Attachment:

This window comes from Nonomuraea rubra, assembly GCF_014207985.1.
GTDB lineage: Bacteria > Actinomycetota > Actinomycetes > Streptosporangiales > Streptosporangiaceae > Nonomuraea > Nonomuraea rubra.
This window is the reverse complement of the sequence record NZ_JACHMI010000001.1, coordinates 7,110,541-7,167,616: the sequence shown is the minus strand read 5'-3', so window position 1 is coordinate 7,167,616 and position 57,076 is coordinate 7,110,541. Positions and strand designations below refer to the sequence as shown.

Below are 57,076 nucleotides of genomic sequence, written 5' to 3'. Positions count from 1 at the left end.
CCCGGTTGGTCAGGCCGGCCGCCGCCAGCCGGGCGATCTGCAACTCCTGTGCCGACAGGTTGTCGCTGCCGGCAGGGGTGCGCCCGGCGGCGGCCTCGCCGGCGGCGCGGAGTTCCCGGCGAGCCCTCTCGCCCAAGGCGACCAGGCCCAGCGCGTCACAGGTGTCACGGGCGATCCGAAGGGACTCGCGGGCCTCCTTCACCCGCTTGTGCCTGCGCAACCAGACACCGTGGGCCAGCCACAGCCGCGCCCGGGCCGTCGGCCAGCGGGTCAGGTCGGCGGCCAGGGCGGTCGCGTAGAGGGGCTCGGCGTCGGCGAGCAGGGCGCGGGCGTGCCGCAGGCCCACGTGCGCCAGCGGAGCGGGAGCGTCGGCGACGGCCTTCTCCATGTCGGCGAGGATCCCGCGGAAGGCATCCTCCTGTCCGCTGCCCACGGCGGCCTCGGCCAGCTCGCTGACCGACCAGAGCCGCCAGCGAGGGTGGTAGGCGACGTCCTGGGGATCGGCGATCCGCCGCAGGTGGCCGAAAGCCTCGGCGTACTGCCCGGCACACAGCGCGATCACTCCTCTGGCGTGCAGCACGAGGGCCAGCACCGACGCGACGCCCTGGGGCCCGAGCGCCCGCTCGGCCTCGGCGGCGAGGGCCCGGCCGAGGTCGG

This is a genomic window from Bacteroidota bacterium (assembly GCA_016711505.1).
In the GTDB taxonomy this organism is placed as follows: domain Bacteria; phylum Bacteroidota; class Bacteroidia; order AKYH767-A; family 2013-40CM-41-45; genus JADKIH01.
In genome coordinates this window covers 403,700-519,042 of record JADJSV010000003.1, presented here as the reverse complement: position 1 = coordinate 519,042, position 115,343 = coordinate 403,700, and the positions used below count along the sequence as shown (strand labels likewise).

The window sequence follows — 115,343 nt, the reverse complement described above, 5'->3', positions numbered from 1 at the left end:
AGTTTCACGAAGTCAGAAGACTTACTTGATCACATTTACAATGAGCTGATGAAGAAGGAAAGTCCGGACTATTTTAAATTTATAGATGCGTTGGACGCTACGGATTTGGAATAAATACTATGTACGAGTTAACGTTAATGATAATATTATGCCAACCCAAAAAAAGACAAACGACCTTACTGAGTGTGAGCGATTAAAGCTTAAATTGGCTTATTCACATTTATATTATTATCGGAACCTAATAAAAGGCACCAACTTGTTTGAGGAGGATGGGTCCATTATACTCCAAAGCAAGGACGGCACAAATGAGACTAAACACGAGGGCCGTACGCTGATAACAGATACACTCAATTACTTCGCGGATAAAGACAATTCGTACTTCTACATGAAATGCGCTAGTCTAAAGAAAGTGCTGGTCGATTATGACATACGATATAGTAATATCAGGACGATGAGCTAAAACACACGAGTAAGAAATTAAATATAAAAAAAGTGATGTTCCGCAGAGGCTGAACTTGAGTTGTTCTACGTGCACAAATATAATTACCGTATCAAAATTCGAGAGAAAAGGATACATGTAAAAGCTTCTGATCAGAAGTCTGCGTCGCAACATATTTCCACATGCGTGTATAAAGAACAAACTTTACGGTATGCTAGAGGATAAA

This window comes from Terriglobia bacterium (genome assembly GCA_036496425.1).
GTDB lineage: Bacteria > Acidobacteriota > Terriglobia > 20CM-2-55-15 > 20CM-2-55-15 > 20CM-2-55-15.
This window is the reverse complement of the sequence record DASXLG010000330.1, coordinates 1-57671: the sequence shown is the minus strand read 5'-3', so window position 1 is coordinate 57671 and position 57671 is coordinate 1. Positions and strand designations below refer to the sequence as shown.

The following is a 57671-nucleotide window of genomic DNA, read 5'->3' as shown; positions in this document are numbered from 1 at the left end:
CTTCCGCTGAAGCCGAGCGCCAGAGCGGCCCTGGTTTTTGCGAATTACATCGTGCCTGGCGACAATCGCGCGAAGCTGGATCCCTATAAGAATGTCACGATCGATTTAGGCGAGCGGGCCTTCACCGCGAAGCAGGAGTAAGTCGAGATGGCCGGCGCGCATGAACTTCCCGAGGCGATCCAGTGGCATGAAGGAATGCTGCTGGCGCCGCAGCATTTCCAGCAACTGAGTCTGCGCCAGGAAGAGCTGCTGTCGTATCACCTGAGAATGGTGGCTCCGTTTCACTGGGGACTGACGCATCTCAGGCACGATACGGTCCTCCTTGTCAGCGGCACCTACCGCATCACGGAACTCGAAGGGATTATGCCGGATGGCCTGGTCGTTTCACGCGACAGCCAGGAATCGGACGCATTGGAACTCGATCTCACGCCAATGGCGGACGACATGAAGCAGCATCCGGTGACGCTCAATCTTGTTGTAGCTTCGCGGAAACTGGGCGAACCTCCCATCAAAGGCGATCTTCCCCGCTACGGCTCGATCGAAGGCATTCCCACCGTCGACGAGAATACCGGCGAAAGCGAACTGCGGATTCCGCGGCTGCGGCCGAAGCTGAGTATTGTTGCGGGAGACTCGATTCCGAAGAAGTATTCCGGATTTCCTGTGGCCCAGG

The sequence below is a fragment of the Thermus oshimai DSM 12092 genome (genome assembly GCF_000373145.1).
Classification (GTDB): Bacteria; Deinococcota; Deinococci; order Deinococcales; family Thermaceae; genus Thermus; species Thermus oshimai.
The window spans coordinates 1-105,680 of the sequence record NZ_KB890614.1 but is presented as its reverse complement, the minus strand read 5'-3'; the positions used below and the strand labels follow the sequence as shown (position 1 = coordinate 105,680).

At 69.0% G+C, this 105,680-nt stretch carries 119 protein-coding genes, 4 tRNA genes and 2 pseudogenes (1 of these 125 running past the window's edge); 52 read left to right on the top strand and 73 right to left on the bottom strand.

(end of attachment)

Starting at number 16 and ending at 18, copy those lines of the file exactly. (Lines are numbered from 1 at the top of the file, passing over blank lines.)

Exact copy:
The sequence below is a fragment of the Thermus oshimai DSM 12092 genome (genome assembly GCF_000373145.1).
Classification (GTDB): Bacteria; Deinococcota; Deinococci; order Deinococcales; family Thermaceae; genus Thermus; species Thermus oshimai.
The window spans coordinates 1-105,680 of the sequence record NZ_KB890614.1 but is presented as its reverse complement, the minus strand read 5'-3'; the positions used below and the strand labels follow the sequence as shown (position 1 = coordinate 105,680).